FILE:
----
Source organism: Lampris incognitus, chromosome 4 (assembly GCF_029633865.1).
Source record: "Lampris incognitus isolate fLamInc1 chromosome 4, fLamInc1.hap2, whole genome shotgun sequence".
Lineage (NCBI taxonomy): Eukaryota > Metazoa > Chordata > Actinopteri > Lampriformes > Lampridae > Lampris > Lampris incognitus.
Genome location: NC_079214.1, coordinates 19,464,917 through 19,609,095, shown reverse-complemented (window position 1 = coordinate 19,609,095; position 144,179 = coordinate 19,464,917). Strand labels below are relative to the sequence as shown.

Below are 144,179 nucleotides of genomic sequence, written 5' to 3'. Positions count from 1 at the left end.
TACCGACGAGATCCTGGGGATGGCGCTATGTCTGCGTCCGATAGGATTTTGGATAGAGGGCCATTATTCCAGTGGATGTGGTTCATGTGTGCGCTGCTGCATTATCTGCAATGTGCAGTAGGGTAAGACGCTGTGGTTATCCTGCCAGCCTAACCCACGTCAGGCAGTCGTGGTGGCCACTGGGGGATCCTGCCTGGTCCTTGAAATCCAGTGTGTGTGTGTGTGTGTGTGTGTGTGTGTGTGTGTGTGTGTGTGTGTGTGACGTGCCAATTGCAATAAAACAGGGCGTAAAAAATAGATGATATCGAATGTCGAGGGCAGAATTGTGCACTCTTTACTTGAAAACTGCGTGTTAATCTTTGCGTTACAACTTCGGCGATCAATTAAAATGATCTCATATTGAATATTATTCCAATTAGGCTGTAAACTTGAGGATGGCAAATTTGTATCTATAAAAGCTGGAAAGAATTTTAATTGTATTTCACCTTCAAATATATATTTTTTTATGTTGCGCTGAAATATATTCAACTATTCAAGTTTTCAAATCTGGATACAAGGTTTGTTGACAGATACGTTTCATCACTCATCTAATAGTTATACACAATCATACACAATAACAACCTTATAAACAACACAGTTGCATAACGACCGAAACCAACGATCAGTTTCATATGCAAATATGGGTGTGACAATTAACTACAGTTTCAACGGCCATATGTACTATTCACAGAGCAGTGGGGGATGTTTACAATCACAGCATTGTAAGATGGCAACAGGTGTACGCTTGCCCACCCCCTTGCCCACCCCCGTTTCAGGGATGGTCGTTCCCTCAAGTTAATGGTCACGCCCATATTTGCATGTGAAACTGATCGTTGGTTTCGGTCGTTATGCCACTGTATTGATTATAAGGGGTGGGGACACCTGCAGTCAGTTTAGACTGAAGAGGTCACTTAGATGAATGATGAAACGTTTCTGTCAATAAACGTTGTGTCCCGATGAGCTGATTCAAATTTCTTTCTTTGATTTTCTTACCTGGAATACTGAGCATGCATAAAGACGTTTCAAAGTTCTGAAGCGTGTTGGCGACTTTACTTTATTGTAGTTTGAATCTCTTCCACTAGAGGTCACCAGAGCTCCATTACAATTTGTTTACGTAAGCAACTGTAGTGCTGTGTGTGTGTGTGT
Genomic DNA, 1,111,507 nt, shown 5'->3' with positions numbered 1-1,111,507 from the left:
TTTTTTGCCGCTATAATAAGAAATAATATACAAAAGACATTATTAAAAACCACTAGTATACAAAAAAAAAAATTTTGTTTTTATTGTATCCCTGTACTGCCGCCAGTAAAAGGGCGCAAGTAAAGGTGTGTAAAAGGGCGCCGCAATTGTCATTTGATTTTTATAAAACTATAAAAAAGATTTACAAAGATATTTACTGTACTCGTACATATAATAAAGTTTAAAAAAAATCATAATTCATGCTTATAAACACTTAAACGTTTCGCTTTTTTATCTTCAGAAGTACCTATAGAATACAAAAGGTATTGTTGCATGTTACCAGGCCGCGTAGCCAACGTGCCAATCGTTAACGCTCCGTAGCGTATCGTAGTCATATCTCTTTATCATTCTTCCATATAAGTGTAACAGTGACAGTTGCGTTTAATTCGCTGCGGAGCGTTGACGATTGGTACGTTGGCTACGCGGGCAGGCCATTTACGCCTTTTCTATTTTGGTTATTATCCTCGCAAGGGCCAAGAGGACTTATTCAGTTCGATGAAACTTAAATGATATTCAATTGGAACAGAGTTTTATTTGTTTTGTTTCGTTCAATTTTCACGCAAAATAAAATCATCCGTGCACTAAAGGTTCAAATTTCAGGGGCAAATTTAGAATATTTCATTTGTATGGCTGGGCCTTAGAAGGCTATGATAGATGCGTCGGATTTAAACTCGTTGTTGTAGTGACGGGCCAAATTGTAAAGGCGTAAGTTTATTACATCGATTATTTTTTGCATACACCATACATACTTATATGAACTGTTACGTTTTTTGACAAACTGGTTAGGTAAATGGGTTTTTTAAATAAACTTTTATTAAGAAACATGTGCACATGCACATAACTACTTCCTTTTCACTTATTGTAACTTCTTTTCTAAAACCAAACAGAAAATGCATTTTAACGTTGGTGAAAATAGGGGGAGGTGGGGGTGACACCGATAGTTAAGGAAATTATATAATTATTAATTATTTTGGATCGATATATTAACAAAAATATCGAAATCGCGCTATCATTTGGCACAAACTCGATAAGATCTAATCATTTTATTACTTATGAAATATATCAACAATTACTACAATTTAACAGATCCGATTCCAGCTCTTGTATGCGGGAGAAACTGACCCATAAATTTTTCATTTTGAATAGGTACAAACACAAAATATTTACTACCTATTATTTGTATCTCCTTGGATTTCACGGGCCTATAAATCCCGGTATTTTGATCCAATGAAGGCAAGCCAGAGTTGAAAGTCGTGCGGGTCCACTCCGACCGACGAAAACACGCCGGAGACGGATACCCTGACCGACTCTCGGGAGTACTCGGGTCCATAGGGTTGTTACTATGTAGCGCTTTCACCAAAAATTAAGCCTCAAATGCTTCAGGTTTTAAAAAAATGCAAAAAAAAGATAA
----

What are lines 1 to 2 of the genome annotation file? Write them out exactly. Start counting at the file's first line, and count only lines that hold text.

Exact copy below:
Source organism: Lampris incognitus, chromosome 4 (assembly GCF_029633865.1).
Source record: "Lampris incognitus isolate fLamInc1 chromosome 4, fLamInc1.hap2, whole genome shotgun sequence".